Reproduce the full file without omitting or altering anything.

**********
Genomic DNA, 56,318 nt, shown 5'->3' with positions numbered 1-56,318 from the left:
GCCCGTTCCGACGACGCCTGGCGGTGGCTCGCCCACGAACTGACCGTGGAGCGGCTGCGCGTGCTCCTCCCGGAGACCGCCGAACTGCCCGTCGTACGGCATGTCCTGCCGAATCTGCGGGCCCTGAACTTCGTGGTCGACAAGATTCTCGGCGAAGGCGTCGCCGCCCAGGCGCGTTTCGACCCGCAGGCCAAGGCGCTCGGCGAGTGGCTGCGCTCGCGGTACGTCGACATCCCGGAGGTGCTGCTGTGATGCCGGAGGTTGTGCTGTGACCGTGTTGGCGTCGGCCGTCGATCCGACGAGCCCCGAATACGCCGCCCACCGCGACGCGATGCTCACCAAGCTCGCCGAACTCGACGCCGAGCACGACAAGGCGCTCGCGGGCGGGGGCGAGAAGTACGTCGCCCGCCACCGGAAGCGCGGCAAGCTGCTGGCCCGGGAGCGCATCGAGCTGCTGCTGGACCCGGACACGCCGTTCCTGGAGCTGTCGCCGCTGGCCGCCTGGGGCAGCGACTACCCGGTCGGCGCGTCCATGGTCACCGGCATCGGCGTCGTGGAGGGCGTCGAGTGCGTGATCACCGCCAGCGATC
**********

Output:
Genomic DNA, 56,318 nt, shown 5'->3' with positions numbered 1-56,318 from the left:
GCCCGTTCCGACGACGCCTGGCGGTGGCTCGCCCACGAACTGACCGTGGAGCGGCTGCGCGTGCTCCTCCCGGAGACCGCCGAACTGCCCGTCGTACGGCATGTCCTGCCGAATCTGCGGGCCCTGAACTTCGTGGTCGACAAGATTCTCGGCGAAGGCGTCGCCGCCCAGGCGCGTTTCGACCCGCAGGCCAAGGCGCTCGGCGAGTGGCTGCGCTCGCGGTACGTCGACATCCCGGAGGTGCTGCTGTGATGCCGGAGGTTGTGCTGTGACCGTGTTGGCGTCGGCCGTCGATCCGACGAGCCCCGAATACGCCGCCCACCGCGACGCGATGCTCACCAAGCTCGCCGAACTCGACGCCGAGCACGACAAGGCGCTCGCGGGCGGGGGCGAGAAGTACGTCGCCCGCCACCGGAAGCGCGGCAAGCTGCTGGCCCGGGAGCGCATCGAGCTGCTGCTGGACCCGGACACGCCGTTCCTGGAGCTGTCGCCGCTGGCCGCCTGGGGCAGCGACTACCCGGTCGGCGCGTCCATGGTCACCGGCATCGGCGTCGTGGAGGGCGTCGAGTGCGTGATCACCGCCAGCGATC